16 - XP

Tonight we take the Obsidian Gauntlet. It’s all I’ve been able to think about all day, throughout the eight depressing hours at the office and on the train ride home, all I’ve wanted to do is log on and get started with the raid. It’s been a long time, but finally, as a guild, we’re ready to complete this, the most challenging mission in our history. We’ve been through a lot together. We  fought through the mines of Angnorr, defeated the Goblin Hordes and reclaimed the Crystal Staff for the free people of the realm. But this, this is the big one. 

We’re ready, though. Everyone’s been a level 80 player for months now, but more than that, we’re good. When we play PvP, we work as one cohesive unit, with strategy and precision. The tanks go in to soften up the enemy, the archers and mages provide ranged attacks and I’m in the heart of everything, healing those who take damage. It’s a perfect system and we’ve become very good at it. Still, the Obsidian Gauntlet is like nothing we’ve ever faced. It’s supposed to be protected by a High Warlock and I can’t wait to see what sort of crazy spells he’s going to be firing at us. This is going to be good.

The plan is to get through the door, grab a sandwich and a bottle of water and then log on to discuss strategy with the other members of my party. Everyone else is champing at the bit to do this, but a few of the guys are in Europe and they won’t get home for another hour or so. That’s ok. The rest of us can share potions and make sure that we have proper balance in our spell books. The game works on an elemental system and we don’t want to make sure we’re only carrying fire spells, when the dark mage is only vulnerable to water magic. I’m mentally arranging my codex as I put my key in the front door. I’m met by the sound of Nick Drake and the wafting scent of Coq-Au-Vin.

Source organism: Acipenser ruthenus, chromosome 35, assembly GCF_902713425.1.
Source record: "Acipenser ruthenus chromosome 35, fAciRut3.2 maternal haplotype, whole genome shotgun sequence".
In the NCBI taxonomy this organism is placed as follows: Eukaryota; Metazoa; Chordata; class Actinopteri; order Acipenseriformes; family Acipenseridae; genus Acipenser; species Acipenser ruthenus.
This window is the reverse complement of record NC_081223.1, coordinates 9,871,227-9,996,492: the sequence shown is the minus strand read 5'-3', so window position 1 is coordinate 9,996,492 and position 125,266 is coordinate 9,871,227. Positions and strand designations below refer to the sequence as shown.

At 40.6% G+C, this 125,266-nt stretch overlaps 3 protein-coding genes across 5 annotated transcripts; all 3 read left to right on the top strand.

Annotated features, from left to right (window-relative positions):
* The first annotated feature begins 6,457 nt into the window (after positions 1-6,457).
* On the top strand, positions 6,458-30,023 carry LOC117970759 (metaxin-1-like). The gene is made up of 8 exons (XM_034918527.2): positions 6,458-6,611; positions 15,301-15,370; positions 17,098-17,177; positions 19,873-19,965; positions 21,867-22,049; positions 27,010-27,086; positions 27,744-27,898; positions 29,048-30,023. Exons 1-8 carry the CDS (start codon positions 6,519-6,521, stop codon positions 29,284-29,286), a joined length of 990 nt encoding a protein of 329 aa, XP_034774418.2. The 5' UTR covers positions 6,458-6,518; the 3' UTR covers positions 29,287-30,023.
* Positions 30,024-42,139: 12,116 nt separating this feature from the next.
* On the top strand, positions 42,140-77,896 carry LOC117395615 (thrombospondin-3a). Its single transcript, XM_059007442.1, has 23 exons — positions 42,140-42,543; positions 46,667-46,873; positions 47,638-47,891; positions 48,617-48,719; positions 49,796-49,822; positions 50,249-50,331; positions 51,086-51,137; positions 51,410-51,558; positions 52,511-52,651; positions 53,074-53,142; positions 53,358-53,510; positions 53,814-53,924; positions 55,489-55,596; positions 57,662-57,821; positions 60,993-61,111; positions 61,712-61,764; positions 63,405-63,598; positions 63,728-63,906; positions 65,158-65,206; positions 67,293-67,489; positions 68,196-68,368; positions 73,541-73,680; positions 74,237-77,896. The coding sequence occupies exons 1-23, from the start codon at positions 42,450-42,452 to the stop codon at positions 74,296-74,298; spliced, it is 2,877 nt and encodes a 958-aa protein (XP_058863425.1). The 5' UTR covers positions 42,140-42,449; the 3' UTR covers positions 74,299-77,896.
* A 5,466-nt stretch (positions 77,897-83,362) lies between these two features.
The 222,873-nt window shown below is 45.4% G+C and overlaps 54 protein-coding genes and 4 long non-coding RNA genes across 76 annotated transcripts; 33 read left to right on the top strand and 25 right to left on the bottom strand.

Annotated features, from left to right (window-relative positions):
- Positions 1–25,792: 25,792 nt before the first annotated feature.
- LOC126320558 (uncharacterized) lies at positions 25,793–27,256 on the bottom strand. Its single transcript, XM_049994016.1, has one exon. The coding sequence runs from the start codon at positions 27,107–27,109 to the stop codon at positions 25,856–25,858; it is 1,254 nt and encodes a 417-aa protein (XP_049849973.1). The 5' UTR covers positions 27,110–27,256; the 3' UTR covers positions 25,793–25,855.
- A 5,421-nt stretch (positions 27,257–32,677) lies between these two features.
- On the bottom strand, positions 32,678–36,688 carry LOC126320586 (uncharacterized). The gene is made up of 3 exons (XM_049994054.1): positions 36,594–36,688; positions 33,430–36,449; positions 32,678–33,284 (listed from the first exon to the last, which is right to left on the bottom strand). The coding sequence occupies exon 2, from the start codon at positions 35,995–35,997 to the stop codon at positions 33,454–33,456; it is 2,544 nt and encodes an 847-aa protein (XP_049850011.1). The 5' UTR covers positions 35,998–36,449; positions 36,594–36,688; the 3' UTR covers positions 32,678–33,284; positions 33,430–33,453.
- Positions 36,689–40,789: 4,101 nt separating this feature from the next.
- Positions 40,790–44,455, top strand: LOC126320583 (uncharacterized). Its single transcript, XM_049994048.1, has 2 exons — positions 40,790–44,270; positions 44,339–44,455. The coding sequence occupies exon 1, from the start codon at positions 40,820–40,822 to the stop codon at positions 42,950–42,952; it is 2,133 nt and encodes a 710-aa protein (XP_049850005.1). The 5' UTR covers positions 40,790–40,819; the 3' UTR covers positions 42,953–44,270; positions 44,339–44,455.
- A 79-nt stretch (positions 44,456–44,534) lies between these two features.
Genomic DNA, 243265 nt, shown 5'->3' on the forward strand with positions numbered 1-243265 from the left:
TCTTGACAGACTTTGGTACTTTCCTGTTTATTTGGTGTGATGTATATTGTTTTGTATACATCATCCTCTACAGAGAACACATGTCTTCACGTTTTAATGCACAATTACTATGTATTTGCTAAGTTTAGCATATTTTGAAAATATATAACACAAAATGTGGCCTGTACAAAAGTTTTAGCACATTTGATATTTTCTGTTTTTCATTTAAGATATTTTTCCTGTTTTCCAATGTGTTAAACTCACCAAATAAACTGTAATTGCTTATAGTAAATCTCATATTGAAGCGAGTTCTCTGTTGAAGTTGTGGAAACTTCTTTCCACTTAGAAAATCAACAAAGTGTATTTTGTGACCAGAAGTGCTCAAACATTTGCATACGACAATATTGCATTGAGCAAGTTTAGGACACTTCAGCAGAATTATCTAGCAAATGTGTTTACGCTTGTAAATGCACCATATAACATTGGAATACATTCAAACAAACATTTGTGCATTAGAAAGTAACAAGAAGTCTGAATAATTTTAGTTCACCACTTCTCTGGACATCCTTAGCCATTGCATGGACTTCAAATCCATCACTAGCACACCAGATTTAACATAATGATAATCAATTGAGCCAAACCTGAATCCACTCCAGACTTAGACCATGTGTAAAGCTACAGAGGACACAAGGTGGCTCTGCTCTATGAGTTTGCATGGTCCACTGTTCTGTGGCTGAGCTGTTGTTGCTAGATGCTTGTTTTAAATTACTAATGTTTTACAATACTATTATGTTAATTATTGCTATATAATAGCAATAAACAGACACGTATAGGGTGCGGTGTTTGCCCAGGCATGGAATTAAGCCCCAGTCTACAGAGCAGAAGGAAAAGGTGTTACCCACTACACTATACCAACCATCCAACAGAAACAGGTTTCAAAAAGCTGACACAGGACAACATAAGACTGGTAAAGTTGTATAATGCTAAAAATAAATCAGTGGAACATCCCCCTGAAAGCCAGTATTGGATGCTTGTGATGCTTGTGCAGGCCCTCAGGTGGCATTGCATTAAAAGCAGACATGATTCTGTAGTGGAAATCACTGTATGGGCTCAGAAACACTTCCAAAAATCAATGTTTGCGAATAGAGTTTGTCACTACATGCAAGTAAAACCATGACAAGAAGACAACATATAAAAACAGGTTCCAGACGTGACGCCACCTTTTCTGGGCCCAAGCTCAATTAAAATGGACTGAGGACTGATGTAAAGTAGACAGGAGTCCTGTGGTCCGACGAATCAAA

The lights are low and the table’s already set with two places and a candlestick. The sight of it makes me freeze in my tracks and for a brief second I wonder if I can walk back out and go to an internet cafe, but before I get a chance to do it (or even ponder what this says about me as a person) Donna comes in from the kitchen, wearing something that’s either a very short dress or a quite-long negligee. Either way, it works on her.

“Hi,” she says softly, padding across the room on bare feet and slipping her arms inside my coat and around my waist.

“Hi yourself,” I say, trying not to sound suspicious. “What’s all this about?”

“I thought it had been a long time since we did anything like this, so…” She bites her lip and looks up at me. “It’s OK, isn’t it?”

And this is the moment when I could say “actually, I have things to do” or “not tonight” or even “oh my god, what’s that behind you?!”, but she stands on tip toes and kisses me and I forget about making excuses, because all I can think about is the taste of her lips. New lipstick? Maybe just lipstick. Usually, Donna just uses Vaseline as lipbalm, giving her lips the unpleasant taste of petroleum jelly. I’ve never told her how much I dislike it. This, though, I could get used to.